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The SPLC Is in Serious Legal Jeopardy for Defamation Regarding Its 'Hate Group' Labels

On Monday, the Southern Poverty Law Center (SPLC) settled a defamation suit filed by Muslim reformer Maajid Nawaz, whom the SPLC maligned as an "anti-Muslim extremist." On Tuesday, PJ Media reported that no fewer than 60 organizations are considering similar lawsuits against the SPLC. The organization is still facing a lawsuit from D. James Kennedy Ministries (DJKM), a Christian organization falsely labeled a "hate group."

The SPLC is in serious legal jeopardy in the DJKM case at least, because its "hate group" labels arguably fit all the requirements for defamation. Most damningly, the SPLC attacked DJKM years before publicly admitting that "our aim in life is to destroy these groups."

The SPLC began as a civil rights organization, bringing a lawsuit against the Ku Klux Klan. In recent decades, the organization has begun marking mainstream organizations as "hate groups" on par with the KKK. Last year, 47 nonprofit leaders denounced the SPLC's "hate list" in an open letter to the media. The SPLC has admitted that its "hate group" list is based on "opinion."

Tragically, the "hate group" list — and a corresponding "hate map" — inspired a terrorist attack in Washington, D.C. in 2012.

John Rabe, a spokesman for DJKM, put his central complaint against the SPLC in a clear, pithy statement: "Stop lumping in Christians and conservatives with neo-Nazis and skin heads. Or if you’re going to do it, let everyone know you are just a far-left advocacy group and nothing more," he said.

"Defamation of character" is not a crime, but it is a "tort," a civil wrong for which a defamed person can sue the defamer for damages. Defamation law aims to balance the competing interests of free speech and public reputation. It is fundamentally important that defamation be limited so that political and social disagreement is fostered, not discouraged.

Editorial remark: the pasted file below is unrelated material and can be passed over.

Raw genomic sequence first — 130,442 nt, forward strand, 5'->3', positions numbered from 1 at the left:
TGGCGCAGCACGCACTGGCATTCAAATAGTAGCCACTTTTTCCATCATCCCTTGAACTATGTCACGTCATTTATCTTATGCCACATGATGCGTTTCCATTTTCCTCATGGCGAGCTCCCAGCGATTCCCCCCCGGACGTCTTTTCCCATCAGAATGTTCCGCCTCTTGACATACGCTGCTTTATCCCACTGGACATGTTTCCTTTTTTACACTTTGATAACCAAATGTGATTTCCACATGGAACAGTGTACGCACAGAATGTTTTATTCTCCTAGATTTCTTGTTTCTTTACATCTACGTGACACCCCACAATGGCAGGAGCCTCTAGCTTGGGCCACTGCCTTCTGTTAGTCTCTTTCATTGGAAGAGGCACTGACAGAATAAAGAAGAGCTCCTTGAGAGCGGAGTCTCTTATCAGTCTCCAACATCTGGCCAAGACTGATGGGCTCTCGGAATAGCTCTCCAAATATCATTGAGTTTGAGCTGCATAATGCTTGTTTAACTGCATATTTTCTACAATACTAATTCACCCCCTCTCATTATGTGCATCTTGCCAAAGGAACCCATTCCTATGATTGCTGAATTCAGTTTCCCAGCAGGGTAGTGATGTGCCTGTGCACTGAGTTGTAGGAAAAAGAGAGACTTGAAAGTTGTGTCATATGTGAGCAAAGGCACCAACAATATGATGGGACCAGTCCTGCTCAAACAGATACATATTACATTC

Defamation plaintiffs must prove 4 things to receive damages. They must convince a court that the statement is "published" (seen by a third party), objectively false, "injurious" (proving that the plaintiff's reputation was hurt and they lost tangible good things), and made in a context that is "unprivileged."

This final requirement is the most complicated. In many circumstances, published, false, injurious statements are not actionable on defamation grounds. Witnesses who testify falsely in court cannot be sued for defamation, and lawmakers are not liable for statements made in a legislative chamber or in official materials.

The rules also vary for public officials. Since a free press and free speech involve the ability to criticize officials, a politician (or celebrity) must prove one further element for defamation — they must demonstrate that the defendant acted with "actual malice."